At the age of 16, he used the money he made working at a local restaurant, the CYO Day Camp in nearby Yardville, N.J. during the summer, shoveling snow in the winter and other odd jobs and went online and found TD Ameritrade.
“My first trade, I just followed someone online I saw,’’ Hennessey said. “And that first trade tripled within 30 minutes. I got lucky.’’
And he got hooked.
“I remember yelling, ‘Mom, I’m going to be a billionaire.’ That was my mindset,’’ he said. “But from that point forward I didn’t have a green trade (profitable) over the next two years. So, I got super lucky, and then I really got smacked in the face. I didn’t realize how lucky I was with that first trade.’’
Undeterred, and with that competitive nature percolating, he didn’t stop. He kept studying different companies, kept working every angle, while now attending school at Burlington County College.
“It was a lot of stubborn pride,’’ he said. “The best and worst thing that happened to me was that first trade. The best being that I know the kind of money you can make doing this. And even though I was losing money, I was still enjoying myself. That might sound crazy but…’’
It began to turn around for him and his strategy began to work.
“If I could get inside these trades before the news hit CNBC or MSNBC, I’d be on top of the news,’’ Hennessey said. “That was my strategy. I knew I had catalyst news coming. I had to take out as many variables and as much risk as I could. That’s what it comes down to, is taking out risk.’’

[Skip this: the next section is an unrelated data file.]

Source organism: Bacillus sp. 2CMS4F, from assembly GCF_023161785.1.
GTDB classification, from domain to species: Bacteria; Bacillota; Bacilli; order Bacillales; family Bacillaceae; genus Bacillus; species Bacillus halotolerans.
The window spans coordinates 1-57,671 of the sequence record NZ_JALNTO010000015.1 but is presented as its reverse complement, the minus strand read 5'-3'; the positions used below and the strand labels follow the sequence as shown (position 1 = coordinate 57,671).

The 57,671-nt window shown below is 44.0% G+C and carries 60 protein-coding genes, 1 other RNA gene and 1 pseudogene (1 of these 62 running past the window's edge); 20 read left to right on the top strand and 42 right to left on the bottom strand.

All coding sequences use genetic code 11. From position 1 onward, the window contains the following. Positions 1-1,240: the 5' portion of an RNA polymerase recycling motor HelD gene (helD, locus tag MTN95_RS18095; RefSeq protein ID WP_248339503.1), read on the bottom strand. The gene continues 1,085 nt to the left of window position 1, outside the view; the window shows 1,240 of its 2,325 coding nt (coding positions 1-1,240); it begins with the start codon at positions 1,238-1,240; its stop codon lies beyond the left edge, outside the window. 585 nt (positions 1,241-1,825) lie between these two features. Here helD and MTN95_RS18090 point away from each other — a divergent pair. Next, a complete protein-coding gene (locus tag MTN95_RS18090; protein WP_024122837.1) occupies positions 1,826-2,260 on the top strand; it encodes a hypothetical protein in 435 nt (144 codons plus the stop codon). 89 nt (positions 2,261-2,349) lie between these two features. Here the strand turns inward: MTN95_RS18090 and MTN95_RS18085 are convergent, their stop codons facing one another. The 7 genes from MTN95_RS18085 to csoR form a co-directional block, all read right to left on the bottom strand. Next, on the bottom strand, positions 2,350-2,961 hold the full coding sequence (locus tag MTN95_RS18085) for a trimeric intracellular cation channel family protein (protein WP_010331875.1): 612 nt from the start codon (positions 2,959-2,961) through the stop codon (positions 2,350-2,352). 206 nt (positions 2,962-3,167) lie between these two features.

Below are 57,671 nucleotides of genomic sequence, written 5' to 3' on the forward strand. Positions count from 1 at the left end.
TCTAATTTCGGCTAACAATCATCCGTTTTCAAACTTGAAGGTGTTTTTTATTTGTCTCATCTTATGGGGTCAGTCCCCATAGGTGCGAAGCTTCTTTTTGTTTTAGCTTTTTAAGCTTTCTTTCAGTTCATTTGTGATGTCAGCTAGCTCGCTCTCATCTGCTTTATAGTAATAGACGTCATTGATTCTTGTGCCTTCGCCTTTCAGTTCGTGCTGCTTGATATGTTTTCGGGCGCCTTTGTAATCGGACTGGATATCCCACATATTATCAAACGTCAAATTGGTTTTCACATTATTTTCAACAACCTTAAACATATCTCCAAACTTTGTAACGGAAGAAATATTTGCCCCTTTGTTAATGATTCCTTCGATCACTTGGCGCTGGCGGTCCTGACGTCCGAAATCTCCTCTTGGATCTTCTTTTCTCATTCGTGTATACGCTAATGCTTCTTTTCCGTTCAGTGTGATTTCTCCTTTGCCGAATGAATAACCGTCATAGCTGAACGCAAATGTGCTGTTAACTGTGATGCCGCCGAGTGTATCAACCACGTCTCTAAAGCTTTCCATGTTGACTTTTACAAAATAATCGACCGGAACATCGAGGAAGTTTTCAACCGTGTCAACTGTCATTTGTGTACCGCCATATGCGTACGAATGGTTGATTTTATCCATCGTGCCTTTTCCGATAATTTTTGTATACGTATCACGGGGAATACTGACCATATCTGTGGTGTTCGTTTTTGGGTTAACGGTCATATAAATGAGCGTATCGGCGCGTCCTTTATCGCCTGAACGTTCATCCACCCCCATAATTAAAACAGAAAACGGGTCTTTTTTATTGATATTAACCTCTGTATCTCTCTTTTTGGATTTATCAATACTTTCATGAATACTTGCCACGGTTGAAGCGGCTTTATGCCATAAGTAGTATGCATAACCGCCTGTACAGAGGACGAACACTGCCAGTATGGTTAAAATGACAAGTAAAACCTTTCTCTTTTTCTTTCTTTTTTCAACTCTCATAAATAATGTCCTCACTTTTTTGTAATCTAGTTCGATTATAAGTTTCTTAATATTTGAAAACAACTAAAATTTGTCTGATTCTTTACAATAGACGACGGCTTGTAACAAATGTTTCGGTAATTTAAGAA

As his stocks started to hit his account grew, $100,000, $200,000. Then he set a goal. He gave himself a year to turn $50,000 into $1 million. He did it in four months.
“I was at about $200,000. But I was only going into plays I felt really good about,’’ he said. “Everyone kept telling me if I’m only putting $20,000, or so, into it and I’m only playing six, or seven, plays a year I’m not going to make any real headway. I got away from my strategy. So, I decided, let me take $50,000 of the $200,000 and go heavy on my strategy and see where it goes.’’
Hennessey found three stocks he liked that fit his strategy—Waitr Holdings (WTRH), Ageagle Aerial Systems (UAVS), and ibio Inc (IBIO). Then he went in on RumbleOn (RMBL).
“I was down around 15 percent on the trade overall, but I knew my strategy and I knew what I was waiting for. And then in one day I made 150 percent on the account.’’
Another day he made 350 percent.
Hennessey used social media to build his brand and it’s also how his alias emerged. His Twitter account, with over 200,000 followers, allowed him to get out his message and also led to other endeavors like his podcast.